Texas is off the table as pathway for the ambitious T-MEC Corridor, a railway project meant to connect Mazatlán in Mexico’s Sinaloa state with Winnipeg in Canada’s Manitoba province. Mexican Economy Minister Tatiana Clouthier spoke about the decision during this year’s Latin American Cities conference presented by the Americas Society Council of the Americas. Much of what Clouthier had to say had to do with the conference’s theme of nearshoring, the practice of outsourcing to a nearby country. In Clouthier’s case, parts of that nearby country (the state of Texas in the U.S.) have been inhospitable to the T-MEC Corridor, so the route will instead run through New Mexico. It was originally planned to go through the Lone Star State until Gov. Greg Abbott temporarily required “enhanced” inspections of commercial trucks traveling from Mexico to Texas.
The added inspections, which Abbott claimed would counteract potential smuggling and address safety concerns, ultimately turned up nothing and led to Texas losing $4 billion over the stunt, which lasted just 10 days. Not content to shoot himself in the foot just once, when Mexican President Andrés Manuel López Obrador voiced his displeasure over the added checks, Abbott threatened to do it again. For that reason, Clouthier said last week that Mexico is “now not going to use Texas.” “We can’t leave all the eggs in one basket and be hostages to someone who wants to use trade as a political tool,” she added.
Clouthier’s remarks centered on what would ultimately benefit Mexico as a sure bet, so it makes sense that she would shirk Abbott’s volatility and route the T-MEC Corridor through Santa Teresa, New Mexico, which sits just 20 miles west of downtown El Paso, according to the Dallas Morning News. New Mexico officials hailed the development, with Border Industrial Association President Jerry Pacheco telling the paper that already he’s seen the difference in how Mexico interacts with New Mexico based on Abbott’s decisions. The brief period of added inspections, which lasted from April 6 to April 15, led to hours of backups for border crossings, wasting both time and money. Pacheco said that during that time—and even now—communities in Mexico and the U.S. are finding that Santa Teresa is a faster route comparatively.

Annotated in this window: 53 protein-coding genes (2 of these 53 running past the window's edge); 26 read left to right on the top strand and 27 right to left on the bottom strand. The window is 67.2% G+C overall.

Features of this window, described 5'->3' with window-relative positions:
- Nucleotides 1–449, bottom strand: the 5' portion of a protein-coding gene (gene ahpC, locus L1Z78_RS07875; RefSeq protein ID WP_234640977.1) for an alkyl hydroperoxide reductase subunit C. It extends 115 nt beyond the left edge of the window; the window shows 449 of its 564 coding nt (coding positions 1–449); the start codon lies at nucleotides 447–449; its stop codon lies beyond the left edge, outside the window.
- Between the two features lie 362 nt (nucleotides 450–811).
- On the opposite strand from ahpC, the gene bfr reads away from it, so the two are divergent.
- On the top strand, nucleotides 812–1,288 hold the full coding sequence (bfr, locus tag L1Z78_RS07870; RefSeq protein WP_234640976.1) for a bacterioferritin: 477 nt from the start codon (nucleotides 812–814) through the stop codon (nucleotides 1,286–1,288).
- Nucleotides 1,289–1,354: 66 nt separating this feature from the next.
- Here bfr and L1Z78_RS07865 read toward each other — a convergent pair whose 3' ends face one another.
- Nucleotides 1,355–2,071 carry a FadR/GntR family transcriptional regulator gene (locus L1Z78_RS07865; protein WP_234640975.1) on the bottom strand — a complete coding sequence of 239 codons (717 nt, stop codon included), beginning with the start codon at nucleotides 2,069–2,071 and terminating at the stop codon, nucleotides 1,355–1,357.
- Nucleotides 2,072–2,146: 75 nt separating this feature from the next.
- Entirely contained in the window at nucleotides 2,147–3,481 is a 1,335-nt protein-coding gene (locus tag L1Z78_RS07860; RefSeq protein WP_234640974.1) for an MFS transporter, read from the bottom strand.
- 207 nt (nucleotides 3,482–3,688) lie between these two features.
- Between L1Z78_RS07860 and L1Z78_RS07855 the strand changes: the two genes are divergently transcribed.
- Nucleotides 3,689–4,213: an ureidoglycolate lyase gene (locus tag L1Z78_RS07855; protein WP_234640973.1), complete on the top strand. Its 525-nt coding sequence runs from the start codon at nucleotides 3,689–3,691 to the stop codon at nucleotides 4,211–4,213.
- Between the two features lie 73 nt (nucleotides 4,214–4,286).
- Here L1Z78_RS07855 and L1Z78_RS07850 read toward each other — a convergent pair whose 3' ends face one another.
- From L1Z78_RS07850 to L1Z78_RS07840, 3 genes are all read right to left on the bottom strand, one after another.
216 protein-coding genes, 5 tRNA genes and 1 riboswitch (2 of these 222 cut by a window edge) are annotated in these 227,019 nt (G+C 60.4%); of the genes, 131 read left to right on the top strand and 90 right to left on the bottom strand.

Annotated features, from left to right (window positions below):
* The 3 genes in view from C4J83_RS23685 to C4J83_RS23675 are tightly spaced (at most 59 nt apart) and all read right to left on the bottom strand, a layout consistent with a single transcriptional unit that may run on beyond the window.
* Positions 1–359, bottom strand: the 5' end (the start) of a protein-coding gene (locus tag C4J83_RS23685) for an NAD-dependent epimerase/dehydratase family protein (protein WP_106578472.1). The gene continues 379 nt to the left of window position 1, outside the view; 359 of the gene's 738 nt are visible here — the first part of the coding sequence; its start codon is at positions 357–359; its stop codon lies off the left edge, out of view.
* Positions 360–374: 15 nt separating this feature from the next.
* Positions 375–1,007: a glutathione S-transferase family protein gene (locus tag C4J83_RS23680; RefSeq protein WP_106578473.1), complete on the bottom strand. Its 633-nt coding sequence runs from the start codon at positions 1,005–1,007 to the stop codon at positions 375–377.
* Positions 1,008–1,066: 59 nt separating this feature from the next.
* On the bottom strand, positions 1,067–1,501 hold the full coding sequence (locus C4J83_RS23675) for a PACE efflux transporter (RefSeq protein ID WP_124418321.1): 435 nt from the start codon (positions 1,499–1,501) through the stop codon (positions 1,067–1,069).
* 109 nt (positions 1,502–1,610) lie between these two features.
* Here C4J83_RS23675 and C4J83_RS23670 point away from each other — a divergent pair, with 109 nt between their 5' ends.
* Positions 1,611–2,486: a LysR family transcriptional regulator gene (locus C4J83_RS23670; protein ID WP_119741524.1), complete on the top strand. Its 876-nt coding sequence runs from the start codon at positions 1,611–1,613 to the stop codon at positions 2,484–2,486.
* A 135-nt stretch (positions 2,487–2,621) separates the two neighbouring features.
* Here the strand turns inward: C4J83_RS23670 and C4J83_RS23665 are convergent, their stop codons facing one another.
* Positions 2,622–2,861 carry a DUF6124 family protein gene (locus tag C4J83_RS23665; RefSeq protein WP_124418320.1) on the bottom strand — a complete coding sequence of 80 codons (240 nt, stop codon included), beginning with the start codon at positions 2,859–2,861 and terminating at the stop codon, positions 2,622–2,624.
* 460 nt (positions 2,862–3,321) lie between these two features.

“It’s been very interesting, but since Gov. Abbott’s truck inspections went away, our traffic numbers remain higher than normal in terms of northbound cargo shipments, which leads me to believe that what I thought would be a temporary fix is actually going to stick in the long term,” the Santa Teresa-based Pacheco told the Dallas Morning News. Pacheco admitted that the T-MEC project is still in its early stages but that New Mexico being brought up as a key component of the route is “a positive thing.”
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